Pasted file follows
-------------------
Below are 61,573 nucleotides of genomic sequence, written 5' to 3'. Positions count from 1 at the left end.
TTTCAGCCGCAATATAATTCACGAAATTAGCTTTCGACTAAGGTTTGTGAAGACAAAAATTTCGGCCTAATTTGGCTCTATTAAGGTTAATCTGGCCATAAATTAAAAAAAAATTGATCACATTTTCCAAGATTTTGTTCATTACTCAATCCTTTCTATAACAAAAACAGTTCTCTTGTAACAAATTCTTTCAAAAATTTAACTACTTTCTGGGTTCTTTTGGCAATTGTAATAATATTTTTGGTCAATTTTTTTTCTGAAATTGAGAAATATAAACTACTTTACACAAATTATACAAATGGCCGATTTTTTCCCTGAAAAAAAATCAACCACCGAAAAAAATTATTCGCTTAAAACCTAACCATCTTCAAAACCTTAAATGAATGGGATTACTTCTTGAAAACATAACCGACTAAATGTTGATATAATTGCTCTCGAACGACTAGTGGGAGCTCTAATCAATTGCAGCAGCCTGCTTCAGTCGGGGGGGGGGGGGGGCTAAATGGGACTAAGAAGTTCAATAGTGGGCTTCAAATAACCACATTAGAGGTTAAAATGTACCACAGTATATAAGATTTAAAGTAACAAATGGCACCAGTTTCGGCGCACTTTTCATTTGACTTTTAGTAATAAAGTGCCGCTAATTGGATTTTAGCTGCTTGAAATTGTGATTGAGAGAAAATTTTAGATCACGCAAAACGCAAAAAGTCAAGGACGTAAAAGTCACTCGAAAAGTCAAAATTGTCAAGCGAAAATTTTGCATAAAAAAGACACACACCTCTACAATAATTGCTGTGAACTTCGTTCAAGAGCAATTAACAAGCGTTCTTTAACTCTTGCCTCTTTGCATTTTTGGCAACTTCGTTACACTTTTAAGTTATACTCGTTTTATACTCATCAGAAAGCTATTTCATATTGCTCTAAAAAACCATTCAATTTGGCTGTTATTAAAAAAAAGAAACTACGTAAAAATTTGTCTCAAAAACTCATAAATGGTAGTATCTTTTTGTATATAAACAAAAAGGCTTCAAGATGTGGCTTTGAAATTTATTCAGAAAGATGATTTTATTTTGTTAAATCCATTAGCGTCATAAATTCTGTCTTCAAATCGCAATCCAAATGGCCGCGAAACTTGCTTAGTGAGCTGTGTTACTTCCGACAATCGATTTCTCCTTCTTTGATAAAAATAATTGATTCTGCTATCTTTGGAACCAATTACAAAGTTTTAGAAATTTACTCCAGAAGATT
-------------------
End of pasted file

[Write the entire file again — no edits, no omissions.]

Below are 61,573 nucleotides of genomic sequence, written 5' to 3'. Positions count from 1 at the left end.
TTTCAGCCGCAATATAATTCACGAAATTAGCTTTCGACTAAGGTTTGTGAAGACAAAAATTTCGGCCTAATTTGGCTCTATTAAGGTTAATCTGGCCATAAATTAAAAAAAAATTGATCACATTTTCCAAGATTTTGTTCATTACTCAATCCTTTCTATAACAAAAACAGTTCTCTTGTAACAAATTCTTTCAAAAATTTAACTACTTTCTGGGTTCTTTTGGCAATTGTAATAATATTTTTGGTCAATTTTTTTTCTGAAATTGAGAAATATAAACTACTTTACACAAATTATACAAATGGCCGATTTTTTCCCTGAAAAAAAATCAACCACCGAAAAAAATTATTCGCTTAAAACCTAACCATCTTCAAAACCTTAAATGAATGGGATTACTTCTTGAAAACATAACCGACTAAATGTTGATATAATTGCTCTCGAACGACTAGTGGGAGCTCTAATCAATTGCAGCAGCCTGCTTCAGTCGGGGGGGGGGGGGGGCTAAATGGGACTAAGAAGTTCAATAGTGGGCTTCAAATAACCACATTAGAGGTTAAAATGTACCACAGTATATAAGATTTAAAGTAACAAATGGCACCAGTTTCGGCGCACTTTTCATTTGACTTTTAGTAATAAAGTGCCGCTAATTGGATTTTAGCTGCTTGAAATTGTGATTGAGAGAAAATTTTAGATCACGCAAAACGCAAAAAGTCAAGGACGTAAAAGTCACTCGAAAAGTCAAAATTGTCAAGCGAAAATTTTGCATAAAAAAGACACACACCTCTACAATAATTGCTGTGAACTTCGTTCAAGAGCAATTAACAAGCGTTCTTTAACTCTTGCCTCTTTGCATTTTTGGCAACTTCGTTACACTTTTAAGTTATACTCGTTTTATACTCATCAGAAAGCTATTTCATATTGCTCTAAAAAACCATTCAATTTGGCTGTTATTAAAAAAAAGAAACTACGTAAAAATTTGTCTCAAAAACTCATAAATGGTAGTATCTTTTTGTATATAAACAAAAAGGCTTCAAGATGTGGCTTTGAAATTTATTCAGAAAGATGATTTTATTTTGTTAAATCCATTAGCGTCATAAATTCTGTCTTCAAATCGCAATCCAAATGGCCGCGAAACTTGCTTAGTGAGCTGTGTTACTTCCGACAATCGATTTCTCCTTCTTTGATAAAAATAATTGATTCTGCTATCTTTGGAACCAATTACAAAGTTTTAGAAATTTACTCCAGAAGATT